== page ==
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Their Way

Two Swedish business gurus contend that copy cat companies will shut down when the music stops.

Swedish academics Jonas Ridderstrale and Kjell A Nordstroem are something of a phenomenon in Europe, where their first book, Funky Business: Talent Makes Capital Dance, has sold close to a quarter-million copies. Now comes Karaoke Capitalism: Management for Mankind, scheduled to hit the United States early next year (Praeger Publishers). Its message: Too many of us are living in a karaoke bar — and it's closing time.

Most companies in the karaoke economy, Ridderstrale and Nordstroem argue, are just bleak copies of other companies. That's what benchmarking and best practices are all about: an unfortunate manifestation of corporate collectivism.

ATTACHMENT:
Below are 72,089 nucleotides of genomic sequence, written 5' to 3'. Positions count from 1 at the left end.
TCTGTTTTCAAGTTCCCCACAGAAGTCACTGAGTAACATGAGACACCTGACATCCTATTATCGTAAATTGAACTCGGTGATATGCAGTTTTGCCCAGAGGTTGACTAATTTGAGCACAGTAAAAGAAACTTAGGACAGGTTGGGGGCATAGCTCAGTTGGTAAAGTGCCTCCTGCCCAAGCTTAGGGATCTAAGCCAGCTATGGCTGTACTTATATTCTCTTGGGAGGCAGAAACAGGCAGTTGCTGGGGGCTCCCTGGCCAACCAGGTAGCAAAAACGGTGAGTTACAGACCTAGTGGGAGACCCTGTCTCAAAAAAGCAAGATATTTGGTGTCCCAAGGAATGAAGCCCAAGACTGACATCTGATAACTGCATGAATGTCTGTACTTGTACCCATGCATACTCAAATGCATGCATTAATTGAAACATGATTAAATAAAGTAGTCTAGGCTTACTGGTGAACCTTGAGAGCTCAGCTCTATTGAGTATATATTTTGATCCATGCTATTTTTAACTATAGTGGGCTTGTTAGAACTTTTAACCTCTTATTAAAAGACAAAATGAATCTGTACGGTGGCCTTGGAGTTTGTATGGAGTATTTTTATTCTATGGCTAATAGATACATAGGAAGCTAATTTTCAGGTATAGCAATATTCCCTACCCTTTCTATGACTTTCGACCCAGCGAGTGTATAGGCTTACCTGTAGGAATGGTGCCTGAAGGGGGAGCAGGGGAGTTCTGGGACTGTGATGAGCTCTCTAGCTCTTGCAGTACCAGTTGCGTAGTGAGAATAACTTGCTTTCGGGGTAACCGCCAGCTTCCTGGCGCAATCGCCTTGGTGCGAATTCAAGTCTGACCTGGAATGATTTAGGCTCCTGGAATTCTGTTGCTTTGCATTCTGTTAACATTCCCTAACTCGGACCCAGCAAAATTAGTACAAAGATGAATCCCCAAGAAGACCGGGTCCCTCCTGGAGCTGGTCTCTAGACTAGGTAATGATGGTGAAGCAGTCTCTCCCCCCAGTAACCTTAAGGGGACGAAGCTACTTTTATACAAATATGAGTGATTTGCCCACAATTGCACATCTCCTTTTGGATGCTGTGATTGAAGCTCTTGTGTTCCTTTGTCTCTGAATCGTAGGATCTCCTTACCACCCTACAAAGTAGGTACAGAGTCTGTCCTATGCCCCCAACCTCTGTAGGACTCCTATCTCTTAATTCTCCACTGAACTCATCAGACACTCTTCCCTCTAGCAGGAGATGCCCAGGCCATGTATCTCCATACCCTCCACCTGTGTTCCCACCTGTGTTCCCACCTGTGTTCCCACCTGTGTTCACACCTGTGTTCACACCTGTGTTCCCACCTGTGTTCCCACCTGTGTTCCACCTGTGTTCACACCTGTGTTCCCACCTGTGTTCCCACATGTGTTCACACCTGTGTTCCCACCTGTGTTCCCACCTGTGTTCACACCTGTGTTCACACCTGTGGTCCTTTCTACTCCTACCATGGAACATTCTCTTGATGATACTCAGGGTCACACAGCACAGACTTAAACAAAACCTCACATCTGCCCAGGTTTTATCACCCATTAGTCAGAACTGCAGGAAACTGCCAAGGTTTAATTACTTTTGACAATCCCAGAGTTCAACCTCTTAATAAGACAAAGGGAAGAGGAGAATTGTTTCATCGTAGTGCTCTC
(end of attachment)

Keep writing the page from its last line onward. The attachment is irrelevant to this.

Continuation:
Karaoke leaders, as they're called here, aren't the guys who can belt out "My Way" loudest after three martinis. Rather, they break out of sameness. They are "mood monopolists" who recognize that consumers' tastes and even values are changing as often as their clothes.

A version of this article appeared in the November 2004 issue of Fast Company magazine.